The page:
So that’s just because there hasn’t been
the procedural mechanisms to make sure
that it didn’t happen.”
The Rockland County support group helps
bridge that gap.
Once a month, they meet at
Volunteer Counseling Service, where
Rosa Serrano-Delgado is the program director.
“When I was hired in this position about
I think it was, maybe, 12 years now,
I had never heard of the term ‘kinship’.
I really had never heard of the term ‘kinship’.”
“What you would you have needed?
What would have been helpful to you
you know, as you are entering this journey
of raising these children.?”
"It is due to the pandemic, the opioid pandemic
that we have here and many people are...
Knows somebody that has lost a loved one."
“This population, of families raising a relative’s child,
were lacking support.
Everyone else seemed to have something in place,
but not these kinship families.”
But even if caregivers are made
fully aware of their options,
they still might avoid formal kinship
because of the approval process.
“Sometimes the concern is,
I am older, I’m not making a lot of money,
So how is this going to affect the way they view me?
Are they going to see me as capable?
Am I physically capable of raising this child
or these children.
Do I have enough resources?
The other stigma that I’ve heard,
which is really interesting, is that
they are afraid that people
might judge them because obviously something
has happened with your child,
that they're not able to care for their own child,
So what kind of parent were you?”
Kinship caregivers can feel isolated
and that’s where these support groups come in
“They really feel that they are amongst a group
of people that really get them,
that really understand them,
that they can really be honest with."
“You know, 'Why is grandma raising the child?’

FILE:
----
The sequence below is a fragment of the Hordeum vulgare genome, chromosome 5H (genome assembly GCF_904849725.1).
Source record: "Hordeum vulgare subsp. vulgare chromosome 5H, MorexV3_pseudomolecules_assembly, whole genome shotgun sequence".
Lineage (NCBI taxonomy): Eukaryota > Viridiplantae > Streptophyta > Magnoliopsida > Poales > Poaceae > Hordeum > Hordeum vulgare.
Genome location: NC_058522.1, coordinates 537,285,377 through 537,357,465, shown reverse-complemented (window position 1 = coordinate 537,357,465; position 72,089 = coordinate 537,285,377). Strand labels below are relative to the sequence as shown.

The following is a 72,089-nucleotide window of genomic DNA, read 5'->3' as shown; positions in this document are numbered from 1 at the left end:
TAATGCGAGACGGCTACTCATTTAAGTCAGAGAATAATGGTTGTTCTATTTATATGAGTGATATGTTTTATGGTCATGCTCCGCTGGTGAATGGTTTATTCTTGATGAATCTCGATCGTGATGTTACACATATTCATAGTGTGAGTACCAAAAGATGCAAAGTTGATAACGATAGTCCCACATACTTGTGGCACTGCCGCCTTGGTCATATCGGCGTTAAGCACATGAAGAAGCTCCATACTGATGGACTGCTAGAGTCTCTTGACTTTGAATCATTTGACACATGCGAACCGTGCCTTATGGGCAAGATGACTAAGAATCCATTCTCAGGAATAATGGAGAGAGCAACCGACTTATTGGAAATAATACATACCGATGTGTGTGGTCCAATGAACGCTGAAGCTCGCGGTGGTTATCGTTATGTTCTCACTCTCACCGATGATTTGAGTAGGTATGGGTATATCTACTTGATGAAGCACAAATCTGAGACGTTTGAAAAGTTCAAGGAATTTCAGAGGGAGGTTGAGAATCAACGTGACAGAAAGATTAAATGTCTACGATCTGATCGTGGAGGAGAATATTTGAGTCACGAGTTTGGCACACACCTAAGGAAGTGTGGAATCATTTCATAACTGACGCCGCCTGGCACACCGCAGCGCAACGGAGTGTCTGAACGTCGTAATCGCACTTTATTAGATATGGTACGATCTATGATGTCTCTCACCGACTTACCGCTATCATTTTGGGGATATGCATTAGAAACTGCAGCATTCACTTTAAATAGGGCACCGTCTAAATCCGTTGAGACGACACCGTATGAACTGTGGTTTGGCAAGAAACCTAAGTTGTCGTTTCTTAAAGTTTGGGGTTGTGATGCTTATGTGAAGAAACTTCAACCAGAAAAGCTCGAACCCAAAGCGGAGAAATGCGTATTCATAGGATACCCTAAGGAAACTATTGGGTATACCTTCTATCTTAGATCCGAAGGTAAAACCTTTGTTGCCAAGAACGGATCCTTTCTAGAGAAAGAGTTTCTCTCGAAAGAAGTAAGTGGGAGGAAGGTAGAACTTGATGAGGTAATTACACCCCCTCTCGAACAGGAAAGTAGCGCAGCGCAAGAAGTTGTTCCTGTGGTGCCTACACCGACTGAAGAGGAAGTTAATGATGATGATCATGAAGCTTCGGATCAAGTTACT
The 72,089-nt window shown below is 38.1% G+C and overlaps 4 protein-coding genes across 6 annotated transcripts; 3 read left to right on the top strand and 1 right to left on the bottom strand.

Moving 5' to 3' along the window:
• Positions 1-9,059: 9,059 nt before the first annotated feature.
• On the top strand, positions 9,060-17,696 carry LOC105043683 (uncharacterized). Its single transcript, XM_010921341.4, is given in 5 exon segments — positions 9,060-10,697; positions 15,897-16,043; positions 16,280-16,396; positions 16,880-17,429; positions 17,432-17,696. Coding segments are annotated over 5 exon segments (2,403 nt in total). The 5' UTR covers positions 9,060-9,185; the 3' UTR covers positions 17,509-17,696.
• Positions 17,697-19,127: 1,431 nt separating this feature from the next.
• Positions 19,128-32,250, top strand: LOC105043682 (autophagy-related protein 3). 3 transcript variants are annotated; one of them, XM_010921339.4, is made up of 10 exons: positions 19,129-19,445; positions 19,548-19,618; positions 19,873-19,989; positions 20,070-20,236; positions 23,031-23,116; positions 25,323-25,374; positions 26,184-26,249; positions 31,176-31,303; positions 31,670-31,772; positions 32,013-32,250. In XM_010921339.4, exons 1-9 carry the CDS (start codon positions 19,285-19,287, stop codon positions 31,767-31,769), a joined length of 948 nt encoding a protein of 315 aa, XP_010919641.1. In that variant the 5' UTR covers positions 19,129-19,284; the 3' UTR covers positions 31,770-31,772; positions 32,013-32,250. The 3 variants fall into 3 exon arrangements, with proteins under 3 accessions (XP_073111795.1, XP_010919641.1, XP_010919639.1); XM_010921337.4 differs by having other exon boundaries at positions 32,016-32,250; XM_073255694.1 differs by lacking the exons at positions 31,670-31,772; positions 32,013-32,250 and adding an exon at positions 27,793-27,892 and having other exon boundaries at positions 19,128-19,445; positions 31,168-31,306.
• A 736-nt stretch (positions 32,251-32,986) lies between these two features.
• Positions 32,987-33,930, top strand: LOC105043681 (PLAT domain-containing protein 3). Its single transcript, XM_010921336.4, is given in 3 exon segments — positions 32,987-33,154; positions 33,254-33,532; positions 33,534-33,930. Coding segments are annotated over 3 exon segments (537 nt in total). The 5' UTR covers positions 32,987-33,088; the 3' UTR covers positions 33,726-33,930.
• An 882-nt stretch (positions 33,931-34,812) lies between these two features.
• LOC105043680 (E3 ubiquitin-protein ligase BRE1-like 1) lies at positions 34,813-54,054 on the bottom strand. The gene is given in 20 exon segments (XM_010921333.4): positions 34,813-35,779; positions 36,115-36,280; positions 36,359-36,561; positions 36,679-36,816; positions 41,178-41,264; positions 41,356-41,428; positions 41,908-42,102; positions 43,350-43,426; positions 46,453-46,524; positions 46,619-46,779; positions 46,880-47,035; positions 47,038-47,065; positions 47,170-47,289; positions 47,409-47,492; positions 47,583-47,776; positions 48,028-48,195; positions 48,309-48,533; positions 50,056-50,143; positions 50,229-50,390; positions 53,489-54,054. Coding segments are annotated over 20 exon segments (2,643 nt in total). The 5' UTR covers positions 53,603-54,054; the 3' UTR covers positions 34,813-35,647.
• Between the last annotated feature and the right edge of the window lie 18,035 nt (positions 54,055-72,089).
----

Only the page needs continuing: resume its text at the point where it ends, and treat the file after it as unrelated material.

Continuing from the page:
and, ‘Where are the parents?’
And, well, don’t question it so much,
we all have different situations at hand.”
“I tried counseling, the emotional stuff,
which still is visible at times.”
“Absolutely.
That’s a big one: emotional, right?
Sometimes they believe that you’re keeping
my dad or my mom away from me.
You know?
'You did something to keep mom or dad away from me!' ”
“And sometimes the parent is angry at you
because you’re caring for the child, is that correct
Right!
Groups like these are providing crucial support to
kinship families in communities across America.
In New York, Jerry runs a website and hotline
that points kinship caregivers towards
local, state, and federal services.
Like Rosa’s support group in Rockland County.
“We’re keeping kids out of foster care
because they can go live with their families.
That doesn’t mean we should abandon those families.
We should provide them the minimal supports
they need to really help these kids
have good outcomes.”
There is also a financial benefit to kinship care.
In a recent report, a grandparents advocacy group
estimated that kinship care saves taxpayers $4 billion
every year by keeping children out of foster care.
In spite of the benefits, kinship caregivers continue
to struggle in a fragmented system.
“What really needs to be done, is
every state needs a specialized kinship program
with the outreach dollars to reach down in
the community and the coordination with the
other service systems so that they are aware of them,
so that these families are contacted.
Whether it’s the education system,
mental health services, or the courts,
they should all be pointing these families to someone
who knows what to tell them about resources
and about their rights.”
コツ:単語をクリックしてすぐ意味を調べられます!

読み込み中…

The opioid crisis is making grandparents become parents again

104 タグ追加 保存
陳思源 2017 年 12 月 8 日 に公開